Also, in an e-mail we received from FORT on March 20, we learned that the approved spring licenses are being distributed in a puzzling fashion. Seems the government has snubbed several of the largest and most important outfitters by giving them few or no licenses at all. The majority of licenses were assigned to a handful of other major outfitters and numerous small operators that FORT says are practically unknown in the hunting business. Up to 15 licenses are going to minority groups that have never been involved in international hunting at all. The distribution seems at least partly politically motivated, as many of the key outfitters who worked to get the season opened last year are those left at the bottom of the list this spring. This all means that some of the outfitters who postponed hunts from last year to this spring will not be able to fulfill their obligations to clients through no fault of their own.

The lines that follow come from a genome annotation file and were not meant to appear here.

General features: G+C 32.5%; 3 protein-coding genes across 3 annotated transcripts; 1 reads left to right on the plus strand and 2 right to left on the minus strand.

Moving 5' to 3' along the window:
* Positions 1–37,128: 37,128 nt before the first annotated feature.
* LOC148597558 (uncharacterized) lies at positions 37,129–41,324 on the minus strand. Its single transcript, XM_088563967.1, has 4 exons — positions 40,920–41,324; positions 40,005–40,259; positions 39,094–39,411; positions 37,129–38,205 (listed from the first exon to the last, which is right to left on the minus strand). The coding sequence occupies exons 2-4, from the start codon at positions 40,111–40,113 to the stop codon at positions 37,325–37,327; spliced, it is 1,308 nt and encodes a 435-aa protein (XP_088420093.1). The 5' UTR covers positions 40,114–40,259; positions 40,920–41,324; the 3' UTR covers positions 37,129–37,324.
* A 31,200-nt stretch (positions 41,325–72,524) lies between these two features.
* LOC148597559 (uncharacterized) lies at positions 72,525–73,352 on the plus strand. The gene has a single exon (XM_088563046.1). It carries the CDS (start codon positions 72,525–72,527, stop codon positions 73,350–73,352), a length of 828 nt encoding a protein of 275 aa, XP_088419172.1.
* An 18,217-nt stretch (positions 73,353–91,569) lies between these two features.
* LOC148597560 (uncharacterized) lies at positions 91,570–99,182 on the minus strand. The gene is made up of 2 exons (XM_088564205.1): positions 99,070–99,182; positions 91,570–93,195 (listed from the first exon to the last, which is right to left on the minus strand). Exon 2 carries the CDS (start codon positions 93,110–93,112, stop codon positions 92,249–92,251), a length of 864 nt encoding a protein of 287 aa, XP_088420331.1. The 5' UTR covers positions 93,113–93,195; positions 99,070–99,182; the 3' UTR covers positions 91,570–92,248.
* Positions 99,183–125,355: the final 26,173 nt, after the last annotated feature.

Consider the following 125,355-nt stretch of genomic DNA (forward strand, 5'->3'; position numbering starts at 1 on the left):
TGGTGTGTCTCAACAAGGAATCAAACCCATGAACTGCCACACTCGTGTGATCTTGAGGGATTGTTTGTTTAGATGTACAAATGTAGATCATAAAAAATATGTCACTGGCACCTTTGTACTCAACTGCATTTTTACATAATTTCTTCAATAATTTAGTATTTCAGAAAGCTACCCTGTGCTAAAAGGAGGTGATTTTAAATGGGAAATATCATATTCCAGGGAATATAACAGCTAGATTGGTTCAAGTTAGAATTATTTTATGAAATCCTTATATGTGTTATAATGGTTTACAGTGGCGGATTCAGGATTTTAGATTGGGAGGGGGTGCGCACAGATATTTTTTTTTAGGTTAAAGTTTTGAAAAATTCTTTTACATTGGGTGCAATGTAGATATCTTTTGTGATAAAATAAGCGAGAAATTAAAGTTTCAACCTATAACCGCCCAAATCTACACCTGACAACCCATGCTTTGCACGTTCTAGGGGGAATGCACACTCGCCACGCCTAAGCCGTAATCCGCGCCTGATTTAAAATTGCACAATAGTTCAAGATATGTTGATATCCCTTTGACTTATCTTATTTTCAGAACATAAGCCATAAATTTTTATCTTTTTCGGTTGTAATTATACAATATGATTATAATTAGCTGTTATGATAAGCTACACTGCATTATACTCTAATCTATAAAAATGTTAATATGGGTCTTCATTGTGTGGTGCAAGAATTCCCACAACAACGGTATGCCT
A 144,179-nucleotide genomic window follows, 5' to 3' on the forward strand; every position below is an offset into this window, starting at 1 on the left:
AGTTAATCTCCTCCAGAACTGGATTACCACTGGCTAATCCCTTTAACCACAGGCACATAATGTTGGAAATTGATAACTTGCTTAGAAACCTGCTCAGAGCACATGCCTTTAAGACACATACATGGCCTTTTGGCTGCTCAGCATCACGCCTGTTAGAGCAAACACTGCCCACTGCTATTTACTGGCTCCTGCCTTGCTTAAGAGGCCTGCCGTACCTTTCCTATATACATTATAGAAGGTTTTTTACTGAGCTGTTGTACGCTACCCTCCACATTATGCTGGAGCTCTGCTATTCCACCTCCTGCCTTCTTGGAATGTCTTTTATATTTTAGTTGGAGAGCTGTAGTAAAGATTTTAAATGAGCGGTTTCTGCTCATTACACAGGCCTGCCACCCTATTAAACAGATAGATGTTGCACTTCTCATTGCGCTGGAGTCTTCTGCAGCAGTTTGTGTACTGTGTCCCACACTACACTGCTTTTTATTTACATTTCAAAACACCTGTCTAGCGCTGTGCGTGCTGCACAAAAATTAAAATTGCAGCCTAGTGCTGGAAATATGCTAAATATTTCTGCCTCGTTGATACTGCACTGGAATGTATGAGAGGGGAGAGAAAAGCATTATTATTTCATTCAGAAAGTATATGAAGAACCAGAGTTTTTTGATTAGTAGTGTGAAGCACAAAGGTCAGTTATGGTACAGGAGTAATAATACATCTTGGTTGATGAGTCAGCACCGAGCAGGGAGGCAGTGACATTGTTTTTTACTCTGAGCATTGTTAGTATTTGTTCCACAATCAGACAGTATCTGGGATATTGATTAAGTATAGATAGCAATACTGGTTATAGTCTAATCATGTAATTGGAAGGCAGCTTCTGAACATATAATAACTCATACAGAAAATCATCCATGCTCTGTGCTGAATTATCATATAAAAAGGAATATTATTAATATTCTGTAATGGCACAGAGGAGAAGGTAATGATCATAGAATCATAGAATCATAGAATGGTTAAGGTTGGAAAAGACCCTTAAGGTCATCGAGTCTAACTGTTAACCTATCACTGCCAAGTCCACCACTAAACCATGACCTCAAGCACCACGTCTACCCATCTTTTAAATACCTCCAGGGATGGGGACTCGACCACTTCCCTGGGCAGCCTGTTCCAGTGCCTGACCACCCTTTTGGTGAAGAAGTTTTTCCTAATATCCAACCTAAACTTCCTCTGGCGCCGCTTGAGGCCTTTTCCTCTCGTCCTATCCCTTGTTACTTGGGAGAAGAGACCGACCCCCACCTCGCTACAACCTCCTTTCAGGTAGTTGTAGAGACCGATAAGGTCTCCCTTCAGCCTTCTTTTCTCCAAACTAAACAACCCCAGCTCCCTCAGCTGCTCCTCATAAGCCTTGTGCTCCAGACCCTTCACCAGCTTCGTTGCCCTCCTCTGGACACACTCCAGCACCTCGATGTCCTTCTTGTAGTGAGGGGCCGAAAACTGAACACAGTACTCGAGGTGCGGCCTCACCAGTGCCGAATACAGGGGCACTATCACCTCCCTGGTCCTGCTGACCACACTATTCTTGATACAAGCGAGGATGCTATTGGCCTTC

FORT has already protested the quota and planned distribution, calling for an increase in the spring quota. Only 53 bears from the fall 2005 quota of 240 were taken, so FORT is demanding that the unused fall licenses be applied to this spring's hunt. The group was successful in convincing the Koriak Game Department to send an official request to the Russian Ministry of Agriculture to increase the quota to 150 bears for this spring. About 130 hunters are currently competing for the 60 available licenses. Obviously, FORT will work to get any additional licenses issued to........(continued)